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From the 14-16 April 2010, the TAPPSA Southern Region hosted a stand at My Future Career Expo 2010 – an initiative by the Western Cape Department of Education to expose high school learners to various industries and future employees. The Expo was held at the MTN Science Centre at Canal Walk Mall and attended by a number of disadvantaged schools from the Western Cape, the majority of whom have limited access to information or advice on what career paths to choose post-matric.

Armed with informative posters designed by TAPPSA for school learners on the “coolness” of the pulp and paper industry, a raw materials display provided by Berenice Wesso of Tongaat Hulett and a tremendous model of a Kraft paper machine supplied by Jerome Frantz of Sappi Cape Kraft, the Southern Region Committee managed to put together an attractive stand with which to lure school learners to TAPPSA. Once set up, we awaited the bustling arrival of future electrical engineers, mill foremen and paper technicians with excitement.

The TAPPSA stand proved a great hit with learners - a major draw card being the apprentices that the Southern Region committee had organised to stop by and explain the pulp and paper industry’s apprenticeship opportunities first-hand to learners. Most of the learners attending the Expo came from very poor households, with very few of them realistically able to obtain a tertiary education – therefore the idea of being able to slot into an apprenticeship system straight out of matric was very appealing. Learners were very interested to hear from the apprentices how the majority of TAPPSA members will gradually train matriculants (or those with no prior training) to become technicians, engineers or mechanics at no cost to their families or themselves, over and above the various company benefits.

While we still got a few starry-eyed pupils dreaming of becoming overnight CEOs of international pulp and paper companies, we were pleasantly surprised to get more and more questions on the in’s and out’s of the paper production chain – from raw materials and forestry to what a headbox was and how laboratory technicians work.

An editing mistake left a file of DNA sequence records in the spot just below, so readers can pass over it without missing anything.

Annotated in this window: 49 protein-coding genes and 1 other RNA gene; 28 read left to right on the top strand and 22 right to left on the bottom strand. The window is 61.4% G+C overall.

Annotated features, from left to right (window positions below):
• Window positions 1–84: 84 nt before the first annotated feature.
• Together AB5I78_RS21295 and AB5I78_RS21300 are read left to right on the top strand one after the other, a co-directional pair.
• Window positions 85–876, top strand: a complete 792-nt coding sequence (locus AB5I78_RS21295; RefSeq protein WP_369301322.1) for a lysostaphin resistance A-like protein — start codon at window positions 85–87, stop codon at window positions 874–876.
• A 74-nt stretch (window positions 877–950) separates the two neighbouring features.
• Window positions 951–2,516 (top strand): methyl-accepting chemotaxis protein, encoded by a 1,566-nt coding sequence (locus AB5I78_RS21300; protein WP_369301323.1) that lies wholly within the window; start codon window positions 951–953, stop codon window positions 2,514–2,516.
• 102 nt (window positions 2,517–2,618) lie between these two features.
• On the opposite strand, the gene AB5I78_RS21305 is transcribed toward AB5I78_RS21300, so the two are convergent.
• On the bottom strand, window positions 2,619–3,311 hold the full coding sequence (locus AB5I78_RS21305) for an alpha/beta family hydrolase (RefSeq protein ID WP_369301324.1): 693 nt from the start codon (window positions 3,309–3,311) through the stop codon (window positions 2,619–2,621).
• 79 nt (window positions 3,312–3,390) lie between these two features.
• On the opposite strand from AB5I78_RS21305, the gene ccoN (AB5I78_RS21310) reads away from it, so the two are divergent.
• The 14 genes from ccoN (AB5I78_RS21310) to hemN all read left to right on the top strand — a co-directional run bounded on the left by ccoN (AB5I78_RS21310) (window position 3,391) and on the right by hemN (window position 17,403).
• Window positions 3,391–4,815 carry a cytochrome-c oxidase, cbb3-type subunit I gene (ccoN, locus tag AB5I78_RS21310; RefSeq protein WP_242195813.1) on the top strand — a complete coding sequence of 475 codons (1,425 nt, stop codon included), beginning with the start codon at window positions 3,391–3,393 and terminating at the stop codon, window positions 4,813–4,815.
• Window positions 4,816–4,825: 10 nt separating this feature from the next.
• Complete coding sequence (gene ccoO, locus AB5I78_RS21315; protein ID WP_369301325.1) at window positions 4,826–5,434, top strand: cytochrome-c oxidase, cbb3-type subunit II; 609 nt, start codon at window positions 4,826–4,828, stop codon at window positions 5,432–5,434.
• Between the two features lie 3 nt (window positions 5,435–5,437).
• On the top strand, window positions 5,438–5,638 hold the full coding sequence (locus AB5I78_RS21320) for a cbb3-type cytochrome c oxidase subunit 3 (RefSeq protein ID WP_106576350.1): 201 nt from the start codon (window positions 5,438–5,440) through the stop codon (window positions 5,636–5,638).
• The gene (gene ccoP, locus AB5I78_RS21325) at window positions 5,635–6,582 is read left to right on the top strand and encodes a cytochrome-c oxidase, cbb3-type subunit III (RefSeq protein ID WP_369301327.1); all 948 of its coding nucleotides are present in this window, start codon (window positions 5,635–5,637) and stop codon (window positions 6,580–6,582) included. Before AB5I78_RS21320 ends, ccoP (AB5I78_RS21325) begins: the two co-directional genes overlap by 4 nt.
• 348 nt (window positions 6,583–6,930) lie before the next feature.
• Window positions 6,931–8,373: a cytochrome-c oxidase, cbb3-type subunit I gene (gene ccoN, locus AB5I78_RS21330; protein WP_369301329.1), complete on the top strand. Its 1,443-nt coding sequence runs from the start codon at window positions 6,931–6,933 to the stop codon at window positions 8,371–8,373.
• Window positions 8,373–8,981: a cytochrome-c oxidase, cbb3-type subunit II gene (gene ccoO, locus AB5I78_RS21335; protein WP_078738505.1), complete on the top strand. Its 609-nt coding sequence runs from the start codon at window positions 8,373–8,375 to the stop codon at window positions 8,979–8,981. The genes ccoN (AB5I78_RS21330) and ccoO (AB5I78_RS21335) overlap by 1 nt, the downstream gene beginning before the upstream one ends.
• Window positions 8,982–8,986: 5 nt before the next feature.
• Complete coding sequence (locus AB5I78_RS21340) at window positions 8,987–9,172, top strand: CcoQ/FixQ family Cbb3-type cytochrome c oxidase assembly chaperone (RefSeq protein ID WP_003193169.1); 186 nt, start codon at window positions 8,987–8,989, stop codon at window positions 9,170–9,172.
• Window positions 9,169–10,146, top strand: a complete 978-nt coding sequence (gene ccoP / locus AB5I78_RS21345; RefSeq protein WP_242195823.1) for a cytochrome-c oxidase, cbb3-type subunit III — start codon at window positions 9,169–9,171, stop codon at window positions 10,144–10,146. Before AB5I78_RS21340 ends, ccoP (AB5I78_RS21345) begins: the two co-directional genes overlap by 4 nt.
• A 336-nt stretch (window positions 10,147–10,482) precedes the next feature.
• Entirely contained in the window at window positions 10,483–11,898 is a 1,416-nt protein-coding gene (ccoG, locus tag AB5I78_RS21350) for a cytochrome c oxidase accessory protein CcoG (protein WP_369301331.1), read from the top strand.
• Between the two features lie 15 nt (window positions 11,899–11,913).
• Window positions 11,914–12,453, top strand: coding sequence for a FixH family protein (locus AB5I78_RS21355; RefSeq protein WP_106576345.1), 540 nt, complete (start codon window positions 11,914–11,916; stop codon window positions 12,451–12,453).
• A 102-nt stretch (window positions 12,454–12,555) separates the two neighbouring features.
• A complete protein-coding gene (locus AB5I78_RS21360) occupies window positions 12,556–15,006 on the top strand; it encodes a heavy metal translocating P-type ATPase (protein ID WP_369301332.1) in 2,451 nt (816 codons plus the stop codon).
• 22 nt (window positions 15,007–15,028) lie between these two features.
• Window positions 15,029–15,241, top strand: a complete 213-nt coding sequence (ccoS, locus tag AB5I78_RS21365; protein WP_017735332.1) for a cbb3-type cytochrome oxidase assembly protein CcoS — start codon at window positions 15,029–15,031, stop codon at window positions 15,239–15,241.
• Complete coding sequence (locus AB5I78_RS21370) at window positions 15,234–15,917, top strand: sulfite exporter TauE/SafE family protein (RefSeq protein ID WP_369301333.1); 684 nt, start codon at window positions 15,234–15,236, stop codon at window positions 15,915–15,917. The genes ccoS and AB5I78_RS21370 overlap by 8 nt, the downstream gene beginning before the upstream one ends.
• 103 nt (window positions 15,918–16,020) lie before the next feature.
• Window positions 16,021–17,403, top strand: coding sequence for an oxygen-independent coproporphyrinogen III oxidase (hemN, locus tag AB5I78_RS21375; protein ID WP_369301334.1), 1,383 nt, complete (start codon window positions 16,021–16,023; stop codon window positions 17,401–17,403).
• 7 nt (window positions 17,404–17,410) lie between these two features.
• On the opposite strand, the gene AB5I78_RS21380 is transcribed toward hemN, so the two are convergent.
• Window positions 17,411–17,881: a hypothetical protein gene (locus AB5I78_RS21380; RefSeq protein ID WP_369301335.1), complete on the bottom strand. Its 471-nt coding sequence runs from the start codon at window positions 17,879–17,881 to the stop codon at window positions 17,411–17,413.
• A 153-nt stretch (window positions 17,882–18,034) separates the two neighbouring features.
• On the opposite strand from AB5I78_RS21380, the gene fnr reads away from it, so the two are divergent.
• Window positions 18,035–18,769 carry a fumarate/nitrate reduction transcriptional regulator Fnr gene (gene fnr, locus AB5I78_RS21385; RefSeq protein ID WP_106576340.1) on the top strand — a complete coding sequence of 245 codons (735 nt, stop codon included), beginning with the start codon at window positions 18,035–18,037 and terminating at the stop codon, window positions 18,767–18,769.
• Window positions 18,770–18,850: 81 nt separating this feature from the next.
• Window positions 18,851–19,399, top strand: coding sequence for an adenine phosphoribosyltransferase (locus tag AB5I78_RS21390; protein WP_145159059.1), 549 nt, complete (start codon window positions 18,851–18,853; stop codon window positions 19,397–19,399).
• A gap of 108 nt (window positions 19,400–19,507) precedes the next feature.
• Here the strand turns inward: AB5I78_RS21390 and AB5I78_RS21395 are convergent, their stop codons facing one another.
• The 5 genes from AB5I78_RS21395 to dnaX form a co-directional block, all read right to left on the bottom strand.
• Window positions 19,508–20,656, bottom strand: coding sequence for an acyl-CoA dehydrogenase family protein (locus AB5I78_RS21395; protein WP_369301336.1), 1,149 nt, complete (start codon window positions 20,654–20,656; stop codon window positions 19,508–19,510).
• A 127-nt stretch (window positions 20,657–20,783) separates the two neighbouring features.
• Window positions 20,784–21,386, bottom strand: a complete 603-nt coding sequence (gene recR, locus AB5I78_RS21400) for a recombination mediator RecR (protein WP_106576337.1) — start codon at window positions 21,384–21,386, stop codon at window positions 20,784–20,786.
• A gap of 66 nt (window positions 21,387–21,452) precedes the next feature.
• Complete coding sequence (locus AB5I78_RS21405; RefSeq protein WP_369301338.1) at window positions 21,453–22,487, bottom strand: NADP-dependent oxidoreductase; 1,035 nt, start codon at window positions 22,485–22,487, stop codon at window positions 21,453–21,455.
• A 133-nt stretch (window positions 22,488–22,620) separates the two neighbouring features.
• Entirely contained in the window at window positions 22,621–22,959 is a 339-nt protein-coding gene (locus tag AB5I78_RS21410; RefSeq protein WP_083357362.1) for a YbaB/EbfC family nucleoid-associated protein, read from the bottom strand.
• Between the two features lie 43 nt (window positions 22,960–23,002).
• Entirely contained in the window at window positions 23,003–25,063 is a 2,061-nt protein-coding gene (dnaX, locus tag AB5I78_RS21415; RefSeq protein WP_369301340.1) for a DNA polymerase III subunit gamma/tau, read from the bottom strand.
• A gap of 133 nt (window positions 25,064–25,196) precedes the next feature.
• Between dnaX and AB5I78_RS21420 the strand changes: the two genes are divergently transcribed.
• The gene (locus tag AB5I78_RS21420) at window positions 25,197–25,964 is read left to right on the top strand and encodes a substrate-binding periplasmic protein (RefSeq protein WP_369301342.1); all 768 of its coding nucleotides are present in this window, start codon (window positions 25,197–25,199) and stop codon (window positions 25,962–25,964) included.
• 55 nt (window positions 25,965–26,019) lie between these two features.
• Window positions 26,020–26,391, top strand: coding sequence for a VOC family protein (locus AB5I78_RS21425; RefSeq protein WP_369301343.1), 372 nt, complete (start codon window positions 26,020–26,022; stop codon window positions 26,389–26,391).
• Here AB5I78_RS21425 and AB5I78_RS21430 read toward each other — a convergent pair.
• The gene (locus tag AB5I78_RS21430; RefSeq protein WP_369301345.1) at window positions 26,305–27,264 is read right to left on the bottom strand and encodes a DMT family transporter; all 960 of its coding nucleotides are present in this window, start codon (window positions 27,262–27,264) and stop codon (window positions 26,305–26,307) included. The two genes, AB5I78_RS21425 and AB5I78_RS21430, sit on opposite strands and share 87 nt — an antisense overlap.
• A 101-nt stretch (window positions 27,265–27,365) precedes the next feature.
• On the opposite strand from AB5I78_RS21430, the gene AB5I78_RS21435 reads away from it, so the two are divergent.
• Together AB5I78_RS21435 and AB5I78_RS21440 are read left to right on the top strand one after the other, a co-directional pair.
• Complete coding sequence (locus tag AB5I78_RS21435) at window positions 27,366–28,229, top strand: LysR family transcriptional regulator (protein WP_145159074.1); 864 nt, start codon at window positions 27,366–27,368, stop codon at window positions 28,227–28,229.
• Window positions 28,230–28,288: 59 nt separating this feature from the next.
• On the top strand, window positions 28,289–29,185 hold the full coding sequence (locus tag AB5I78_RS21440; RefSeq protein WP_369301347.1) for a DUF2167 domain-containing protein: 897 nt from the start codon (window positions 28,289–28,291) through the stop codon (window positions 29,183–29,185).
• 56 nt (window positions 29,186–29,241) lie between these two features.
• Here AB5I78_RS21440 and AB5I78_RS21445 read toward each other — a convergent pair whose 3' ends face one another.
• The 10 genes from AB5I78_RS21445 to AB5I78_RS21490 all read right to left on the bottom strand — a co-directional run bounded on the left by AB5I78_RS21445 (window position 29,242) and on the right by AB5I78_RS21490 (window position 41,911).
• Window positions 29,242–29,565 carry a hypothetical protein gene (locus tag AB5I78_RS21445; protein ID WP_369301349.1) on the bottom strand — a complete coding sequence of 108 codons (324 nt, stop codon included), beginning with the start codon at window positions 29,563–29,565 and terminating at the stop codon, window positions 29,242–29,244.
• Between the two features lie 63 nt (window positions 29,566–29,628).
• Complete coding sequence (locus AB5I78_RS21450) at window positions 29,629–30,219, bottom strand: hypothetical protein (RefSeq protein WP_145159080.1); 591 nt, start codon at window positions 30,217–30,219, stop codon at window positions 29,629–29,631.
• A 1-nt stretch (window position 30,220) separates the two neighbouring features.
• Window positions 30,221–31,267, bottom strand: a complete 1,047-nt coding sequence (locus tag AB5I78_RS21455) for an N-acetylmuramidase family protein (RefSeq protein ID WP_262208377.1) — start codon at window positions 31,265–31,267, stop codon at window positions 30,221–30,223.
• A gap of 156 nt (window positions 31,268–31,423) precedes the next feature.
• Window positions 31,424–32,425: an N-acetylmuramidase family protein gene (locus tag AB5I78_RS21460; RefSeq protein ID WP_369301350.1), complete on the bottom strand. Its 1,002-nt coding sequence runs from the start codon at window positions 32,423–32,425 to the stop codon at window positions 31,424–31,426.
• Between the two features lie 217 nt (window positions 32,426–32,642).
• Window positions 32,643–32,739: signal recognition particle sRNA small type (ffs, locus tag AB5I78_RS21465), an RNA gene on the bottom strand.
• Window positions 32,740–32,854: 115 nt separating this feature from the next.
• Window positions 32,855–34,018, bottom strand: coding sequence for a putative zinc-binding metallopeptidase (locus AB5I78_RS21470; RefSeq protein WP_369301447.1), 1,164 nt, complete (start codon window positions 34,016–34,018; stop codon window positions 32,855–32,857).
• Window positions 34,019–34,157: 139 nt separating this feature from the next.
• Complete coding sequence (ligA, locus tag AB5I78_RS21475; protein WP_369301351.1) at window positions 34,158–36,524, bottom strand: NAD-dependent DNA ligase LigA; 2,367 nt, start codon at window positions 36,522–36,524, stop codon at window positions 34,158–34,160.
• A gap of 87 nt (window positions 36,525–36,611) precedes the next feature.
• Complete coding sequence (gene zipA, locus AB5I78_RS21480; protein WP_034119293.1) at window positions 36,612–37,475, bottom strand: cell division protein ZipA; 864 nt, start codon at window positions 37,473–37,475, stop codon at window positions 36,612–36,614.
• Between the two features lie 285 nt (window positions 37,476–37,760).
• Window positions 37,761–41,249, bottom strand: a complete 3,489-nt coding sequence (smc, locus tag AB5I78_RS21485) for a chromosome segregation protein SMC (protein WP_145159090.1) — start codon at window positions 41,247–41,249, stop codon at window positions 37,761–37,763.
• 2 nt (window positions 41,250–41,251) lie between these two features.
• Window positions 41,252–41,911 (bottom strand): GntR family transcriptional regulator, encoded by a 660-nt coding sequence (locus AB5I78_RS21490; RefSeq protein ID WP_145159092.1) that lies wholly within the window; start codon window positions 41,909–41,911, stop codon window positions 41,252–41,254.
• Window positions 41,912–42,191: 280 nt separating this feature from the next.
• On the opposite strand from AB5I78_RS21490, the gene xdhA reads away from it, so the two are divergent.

It was immensely rewarding in particular to see the number of young females who tapped into all that the pulp and paper industry offers – from the more technical side to social development projects and environmental engineering. One young lady in particular had decided years ago to become an engineer for the pulp and paper industry, following her brother’s employment at a paper mill in Cape Town (more on this on the following page).

And for all the die-hard management-aspirants, Mill Managers Jason Naidoo (Nampak Tissue) and Jonathon Hermanus (Sappi Cape Kraft) were on hand to explain the amount of hard work that management entails – let alone the long journey it takes to get there. Jonathon Hermanus and Jerome Franz also made presentations in the Expo’s career lecture series that ran parallel to the exhibition, and were met with a relatively good response.

Attending My Future Career Expo 2010 was an invaluable step for TAPPSA that has outlined two important facts: (1) the majority of high school learners are entirely clueless of the career opportunities our industry offers and, following this, (2) high-school learners are an untapped market for our industry to utilize.

Further attendance of events similar to My Future Career Expo 2010 is therefore imperative for TAPPSA if we want to grow our ranks and inform the man-on-the-street of what the pulp and paper industry is all about.

Following the difficulty school learners had in getting to the event, it seems any future plans must entail TAPPSA representatives taking the water to the horse instead, as it were, by visiting schools directly or arranging mill visits for select school learners. A number of teachers approached the TAPPSA booth to express tremendous interest in mill visits and further TAPPSA talks, given the accessibility of the pulp and paper industry for their pupils through our apprenticeship system. This is a unique draw card that we have with high school learners, and we need to market it (and TAPPSA) far better if we want to overcome our skills shortage.

The MTN Science Centre has also approached the TAPPSA Southern Region to exhibit at another careers expo later this year, based on the impressive hands-on approach of their stand. Such interactive marketing needs to be seriously considered and invested in by TAPPSA as a successful way to reach school learners.

Should you or your mill have any further thoughts on this, please email me on so that we can begin creating a more proactive, visible industry. After all, the more we invest in the youth of today, the more we reap in the industry of tomorrow.

A special thanks to the TAPPSA Southern Region committee for their hard work and many hours spent in organising TAPPSA’s successful involvement in the Careers Expo – in particular to Jerome Franz and Berenice Wesso.

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